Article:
MarketParticipant PRICE QUANTITY LINKODERID UTI Transaction Time
MarketPaticipantOMP_11 21 50 OMP_1-MC-O-123454 XBID_12345 2018-04-18T19:50:32.000Z
MarketPaticipantOMP_12 21 50 OMP_1-MC-O-123456 XBID_12345 2018-04-18T19:50:32.000Z
MarketPaticipantOMP_13 20 100 OMP_1-MC-O-188593 XBID_46752 2018-04-18T19:40:32.000Z

 

TRADE LIST OMP_2:

Transaction with UTI XBID_46752 will be reported by OMP_2.

MarketParticipant PRICE QUANTITY LINKODERID UTI Transaction Time
MarketParticipantOMP_21 19 30 OMP_2-MC-123411 XBID_67891 2018-04-18T19:47:45.000Z
MarketParticipantOMP_22 19 30 OMP_2-MC-123422 XBID_67891 2018-04-18T19:47:45.000Z
MarketParticipantOMP_23 20 100 OMP_2-MC -123433 XBID_46752 2018-04-18T19:40:32.000Z

.

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FAQs on transaction reporting – Question II.2.4.10

Lifecycle events reporting: For a reported trade, during the delivery period, the two parties agree to amend the price and the quantity. The two market participants report the trade modification and they have to report “Total Notional Contract Quantity” and “Notional Amount” in accordance with TRUM and “Open letter on REMIT transaction reporting data quality” (16 February 2017). Please let us know what is the proper way to calculate “Total Notional Contract Quantity” and “Notional Amount” in this case (trade modification).


Answer:

According to the Agency’s understanding, if for a reported trade, during the delivery period, the two parties agree to amend the price and the quantity, this is a new transaction. The early termination should be reported first and the new contract should be reported after. We do understand that market participants may treat this contract as the same contract. But we believe that while it is treated by the system as the same contract, this is in effect a new transaction executed at a different point in time, with different market information leading to different economics.

Example: MP1 and MP2 agree in September 2016 on a yearly supply (forward) contract for the delivery of 10MW at 30 EUR/MW. In the course of July 2017 (or any month during the delivery of such a contract) the two parties decide to change the price or quantity.  A termination “C” of the previous agreement should be reported, as well as a new transaction “N” with a new UTI with the new price and quantity (and delivery period left).

Please note that this applies to Table 1 only when both price and quantity were already agreed on. For Table 2 it is reasonable to believe that the terms and conditions of these contracts may be modifiable and such modifications can be reported with “M” Modify type lifecycle event.

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FAQs on transaction reporting – Question II.2.4.11

How to report in REMIT report case where OMP XXX will remove a trade (standard contract) where a buy order was wrongly submitted and market participant has contacted us and asked for the trade to be removed? Other market participant which was a seller has been contacted and accepts the removal of the trade. In this case, where XXX makes the trade removal from the system, should the actionType be Error (cancellation of wrongly submitted report) or Cancel (a termination of an existing contract or order to trade)?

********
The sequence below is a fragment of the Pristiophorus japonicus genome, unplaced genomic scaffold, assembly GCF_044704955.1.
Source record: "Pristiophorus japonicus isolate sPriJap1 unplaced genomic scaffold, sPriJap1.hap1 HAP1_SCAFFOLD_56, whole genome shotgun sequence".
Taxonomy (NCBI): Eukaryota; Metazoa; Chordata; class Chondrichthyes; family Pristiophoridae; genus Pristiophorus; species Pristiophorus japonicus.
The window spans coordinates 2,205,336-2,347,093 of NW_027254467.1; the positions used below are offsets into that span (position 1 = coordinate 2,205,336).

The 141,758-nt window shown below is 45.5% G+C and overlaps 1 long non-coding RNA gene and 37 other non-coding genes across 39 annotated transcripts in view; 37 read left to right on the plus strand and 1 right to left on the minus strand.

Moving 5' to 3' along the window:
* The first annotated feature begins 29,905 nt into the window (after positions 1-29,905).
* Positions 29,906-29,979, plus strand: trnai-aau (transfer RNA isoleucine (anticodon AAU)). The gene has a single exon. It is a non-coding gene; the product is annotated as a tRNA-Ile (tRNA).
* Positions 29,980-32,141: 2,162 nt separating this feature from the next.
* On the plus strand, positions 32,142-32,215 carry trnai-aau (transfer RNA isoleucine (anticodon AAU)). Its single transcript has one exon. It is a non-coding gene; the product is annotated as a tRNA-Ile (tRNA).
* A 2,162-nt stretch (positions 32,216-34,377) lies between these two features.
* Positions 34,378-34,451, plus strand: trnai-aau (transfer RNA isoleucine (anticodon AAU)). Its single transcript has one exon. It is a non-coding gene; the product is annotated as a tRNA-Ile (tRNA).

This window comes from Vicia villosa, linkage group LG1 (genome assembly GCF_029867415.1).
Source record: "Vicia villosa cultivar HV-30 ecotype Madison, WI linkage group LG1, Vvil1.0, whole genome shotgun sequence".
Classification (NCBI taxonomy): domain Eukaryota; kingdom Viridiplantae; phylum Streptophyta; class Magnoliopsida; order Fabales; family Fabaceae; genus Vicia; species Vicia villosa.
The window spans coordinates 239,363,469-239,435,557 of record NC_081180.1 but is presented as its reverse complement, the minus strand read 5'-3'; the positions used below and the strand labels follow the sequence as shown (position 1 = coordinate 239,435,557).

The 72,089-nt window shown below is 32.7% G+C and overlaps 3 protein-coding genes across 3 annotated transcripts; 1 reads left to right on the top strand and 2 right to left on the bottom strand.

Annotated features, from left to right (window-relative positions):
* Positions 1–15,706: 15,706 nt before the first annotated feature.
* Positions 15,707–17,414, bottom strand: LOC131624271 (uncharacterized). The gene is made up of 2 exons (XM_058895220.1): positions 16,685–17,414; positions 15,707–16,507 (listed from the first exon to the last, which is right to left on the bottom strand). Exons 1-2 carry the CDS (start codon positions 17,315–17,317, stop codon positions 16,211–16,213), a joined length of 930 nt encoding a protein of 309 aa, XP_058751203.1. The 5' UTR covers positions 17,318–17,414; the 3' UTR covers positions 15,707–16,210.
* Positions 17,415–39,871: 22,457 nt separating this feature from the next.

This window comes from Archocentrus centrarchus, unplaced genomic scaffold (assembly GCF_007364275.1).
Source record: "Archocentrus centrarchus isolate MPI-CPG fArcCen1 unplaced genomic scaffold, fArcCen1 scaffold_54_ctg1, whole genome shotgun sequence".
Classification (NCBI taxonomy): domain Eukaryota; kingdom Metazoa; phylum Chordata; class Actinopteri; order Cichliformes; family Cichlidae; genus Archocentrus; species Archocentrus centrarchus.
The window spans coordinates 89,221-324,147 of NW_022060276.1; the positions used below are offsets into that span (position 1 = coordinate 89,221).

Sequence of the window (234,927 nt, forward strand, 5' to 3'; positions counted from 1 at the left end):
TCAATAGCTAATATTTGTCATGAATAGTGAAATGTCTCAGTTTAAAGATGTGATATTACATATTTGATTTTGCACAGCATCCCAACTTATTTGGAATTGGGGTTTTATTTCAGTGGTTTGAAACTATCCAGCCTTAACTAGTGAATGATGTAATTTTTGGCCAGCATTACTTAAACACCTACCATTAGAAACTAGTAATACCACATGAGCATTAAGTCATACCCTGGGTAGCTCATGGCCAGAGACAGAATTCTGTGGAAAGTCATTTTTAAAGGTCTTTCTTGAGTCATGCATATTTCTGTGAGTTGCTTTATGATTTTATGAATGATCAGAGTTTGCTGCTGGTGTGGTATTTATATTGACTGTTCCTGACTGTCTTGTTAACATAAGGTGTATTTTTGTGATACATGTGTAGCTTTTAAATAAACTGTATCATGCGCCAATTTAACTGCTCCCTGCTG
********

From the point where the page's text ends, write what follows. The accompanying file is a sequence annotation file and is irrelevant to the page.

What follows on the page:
Practical example:

Market participant C has made an error while adding buy bid, bid was meant to be 45 MWh, but it went into trading system as of 450 MWh. There was already sell bid on the platform (Market Participant A 500 MWh), so bids were matched and trades made. Market participant C contacts us and tells there was a mistake and asks if we can remove the trade from the system. We contacted Market Participant A and told what has happened, and asked if the trade can be removed from the trading system. Market Participant A accepts that. There was also Market Participant B, who made buy bid of 50 MWh which was matched with market participant A’s sell bid. Figures below.

Orders:

  • Market Participant A: Sell bid 500 MWh à Order status: ACT – PMA (with 50 MWh) – MAC
  • Market Participant B: Buy bid 50 MWh à Order status: ACT – MAC
  • Market Participant C: Buy bid 450 MWh à Order: ACT – MAC

Trades:
1st trade

  • Market Participant A: Sell 50 MWh
  • Market Participant B: Buy 50 MWh

2nd trade

  • Market Participant A: Sell 450 MWh
  • Market Participant C: Buy 450 MWh

Both trades in trade 2 (450 MWh sell and 450 MWh buy) will be removed from the trading system by XXX, but orders remain as they are (those cannot be changed). How should this trade removal/cancellation be reported in REMIT report, especially Market Participant A´s order?

REMIT report correction:

For these Transaction timestamp: The time when trade has been removed and Action type: C (Cancel)

  • ORDER Market Participant C: Buy bid 450 MWh à
  • TRADE Market Participant A: Sell 450 MWh
  • TRADE Market Participant C: Buy 450 MWh

For this, does it need something for the correction?

  • Market Participant A: Sell bid 500 MWh à Order status: ACT – PMA (with 50 MWh) – MAC

Answer:

In the Agency’s view, when a trade is cancelled because ‘an order has been wrongly submitted to the trading system by a market participant’, the trade should be cancelled by using Action type “C”.